Los Angeles — Just in time for back to school and all of the depression and angst that comes with it, Olivia Rodrigo, the 20-year-old “Queen of Gen Z” and three-time Grammy-award winner, releases her second album, “GUTS”. This album showcases her transformation of going from overnight sensation to mega pop/rock star, navigating her way through fame while experiencing inevitable heartbreak albeit enduring the confusing and bittersweet transition from girl to woman in the public eye.
The opener, ‘’all-american bitch,”song starts off akin to a mid-00s country-folk ballad with soft enchanting vocals then instantly shifts gears and transforms to a high-energy and loud pop-rock sound with lots of screaming and rage.
‘’bad idea right?’’ is one of the most fun songs on the album, an upbeat pop punk track and as with most of Rodrigo’s catalog is tinged with nostalgia. During the song, Rodrigo laments about an internal battle in her mind about whether she should ditch the party to see an ex-boyfriend, debating whether it's worth it to listen to that little devil on her shoulder to inconveniently reignite the flames of a past romance or listen to the angel telling her to move on and have fun with friends.
The somber gothic melody ‘’vampire’’ is one of Rodrigo’s most vulnerable songs as it details the problematic nature of her relationship with an older man. The tempo of the piano speeds up emphasizing the drama then aided by a electronic drum beat, guitar, and a fleeting synthesizer transforming the once slow ballad to nearly a dance tune.
‘’lacy’’ details Rodrigo’s admiration of another woman ‘’’Lacy’’ who is described as the picture perfect ideal woman that sets off Rodrigo’s inferiority complex and yet desires to be like her. Her obsession turns to crippling jealousy then outright hate of the woman.
Our next song is a return to form with heavy fuzz guitars and a pop punk sound. For ‘’ballad of a homeschooled girl’’. Rodrigo highlights her awkwardness and tendency for self-sabotage.
“making the bed” is a tranquil melody where we hear the intimate conversations inside her head. Rodrigo reflects on her life now that she achieved success in her music career, while proud of her accomplishments, feels overwhelmed by being a hot commodity in the public eye and is disillusioned by her fame, wishing that she could be typical once more as a thunderous melody plays in the background.
‘’logical’’ follows Rodrigo continuing to reflect and regret having had that relationship with an older man as it touches on how the manipulation ran so deep that it made her think immaturely with the clever use of metaphors prevalent in Rodrigo’s work as she did not question the red flags that came before her at the time. She is now logical in her thinking after realizing the way he convinced her to love and admire him was foolish.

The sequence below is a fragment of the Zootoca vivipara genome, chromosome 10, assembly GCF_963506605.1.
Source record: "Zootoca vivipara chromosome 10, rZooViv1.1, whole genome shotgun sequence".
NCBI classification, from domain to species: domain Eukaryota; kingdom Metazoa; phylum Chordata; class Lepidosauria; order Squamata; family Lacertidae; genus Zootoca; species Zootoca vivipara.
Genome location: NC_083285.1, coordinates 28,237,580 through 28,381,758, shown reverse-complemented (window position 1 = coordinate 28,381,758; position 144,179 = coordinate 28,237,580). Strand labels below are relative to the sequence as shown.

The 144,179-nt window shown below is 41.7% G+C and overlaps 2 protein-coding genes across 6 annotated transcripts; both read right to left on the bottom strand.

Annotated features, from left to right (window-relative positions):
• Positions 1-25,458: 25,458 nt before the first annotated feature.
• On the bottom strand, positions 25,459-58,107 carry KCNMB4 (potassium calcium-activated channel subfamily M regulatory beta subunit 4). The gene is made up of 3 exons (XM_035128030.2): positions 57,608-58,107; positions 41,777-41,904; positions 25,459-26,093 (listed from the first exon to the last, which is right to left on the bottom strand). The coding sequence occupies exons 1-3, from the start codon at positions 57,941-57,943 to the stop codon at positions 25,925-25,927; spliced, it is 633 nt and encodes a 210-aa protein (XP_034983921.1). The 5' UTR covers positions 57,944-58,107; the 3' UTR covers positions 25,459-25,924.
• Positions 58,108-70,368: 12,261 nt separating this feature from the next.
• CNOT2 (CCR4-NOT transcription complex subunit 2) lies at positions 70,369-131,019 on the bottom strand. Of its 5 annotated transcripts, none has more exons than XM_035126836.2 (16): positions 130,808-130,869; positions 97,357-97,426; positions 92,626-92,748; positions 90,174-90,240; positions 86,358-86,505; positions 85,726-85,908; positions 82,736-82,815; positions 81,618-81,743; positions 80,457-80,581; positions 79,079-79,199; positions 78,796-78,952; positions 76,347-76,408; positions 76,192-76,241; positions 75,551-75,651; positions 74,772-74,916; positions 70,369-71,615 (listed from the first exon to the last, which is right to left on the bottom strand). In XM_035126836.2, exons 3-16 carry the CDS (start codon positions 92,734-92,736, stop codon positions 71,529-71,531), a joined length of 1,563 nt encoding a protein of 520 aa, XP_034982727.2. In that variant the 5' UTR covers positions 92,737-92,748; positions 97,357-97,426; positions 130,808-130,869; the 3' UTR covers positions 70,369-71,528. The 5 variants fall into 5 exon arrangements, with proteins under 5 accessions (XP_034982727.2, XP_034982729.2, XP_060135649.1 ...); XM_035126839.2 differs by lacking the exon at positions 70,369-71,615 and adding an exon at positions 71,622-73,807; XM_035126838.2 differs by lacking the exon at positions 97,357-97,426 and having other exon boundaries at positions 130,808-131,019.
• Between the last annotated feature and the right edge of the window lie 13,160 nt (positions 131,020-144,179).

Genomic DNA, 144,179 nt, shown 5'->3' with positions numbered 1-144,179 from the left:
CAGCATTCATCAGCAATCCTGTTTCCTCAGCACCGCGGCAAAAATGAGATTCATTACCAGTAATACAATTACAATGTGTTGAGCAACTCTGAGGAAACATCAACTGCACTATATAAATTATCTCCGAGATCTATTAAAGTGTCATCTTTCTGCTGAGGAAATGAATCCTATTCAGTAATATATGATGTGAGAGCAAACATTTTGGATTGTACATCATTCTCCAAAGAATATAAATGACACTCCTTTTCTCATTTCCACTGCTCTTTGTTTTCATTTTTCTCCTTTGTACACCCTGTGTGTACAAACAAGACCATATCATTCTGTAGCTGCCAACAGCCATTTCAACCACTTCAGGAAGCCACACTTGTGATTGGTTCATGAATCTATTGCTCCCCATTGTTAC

“get him back!” is in a similar vein of ‘’bad idea, right?’’ with Rodrigo musing over a short-lived past relationship with a guy who she knows isn’t right for her. Rodrigo uses a double meaning in the title which is very evident in the song. The pop rock songs lean into spoken word territory with Rodrigo casually speaking in a deadpan tone about her past lover.
“love is embarrassing!” is self-explanatory as it perfectly encapsulates the mortifying emotional whirlwind and immaturity that comes with being young and in love, when getting that first bite of what you feel is true love and the crazy antics that makes us bend over backwards to keep holding onto it when it's practically over before it started. The song is very 80s with a strong new wave influence combined with the raucous sounds of grungy guitars, and you get a song that makes you want to dance along and sing out loud.
“the grudge” sometimes wounds never heal and we are not able to forgive and forget, as she is backed by a melody similar to Driver’s License.
‘’pretty isn’t pretty’’ further explores Rodrigo’s complicated relationship with femininity over the sounds of retro lo-fi style soft rock. Both songs are relatable to young women due to them being about common problems they face while also being sung by a woman who is writing them from the heart and them not feeling created by a focus group.
“teenage dream” is the closing track and beautifully wraps up the album with another self reflection. Rodrigo talks to her past self and is sorry that she failed to live up to the promise of experiencing a typical and happy adolescence, as she may have burnt herself out for art (acting and music) and doesn’t know where to go from then and if she is able to keep topping herself.
Rodrigo spills out her guts in this album and it is a masterpiece of angst and teenage fury. The purple tinged record hits home feelings of love, loss, and regret. Five out of five broken hearts.
Zipporah Pruitt, (she/her) is an L.A. homegrown journalist, who covers entertainment and culture. Follow her on Twitter and Instagram: @zippzapps.
Edited by Nykeya Woods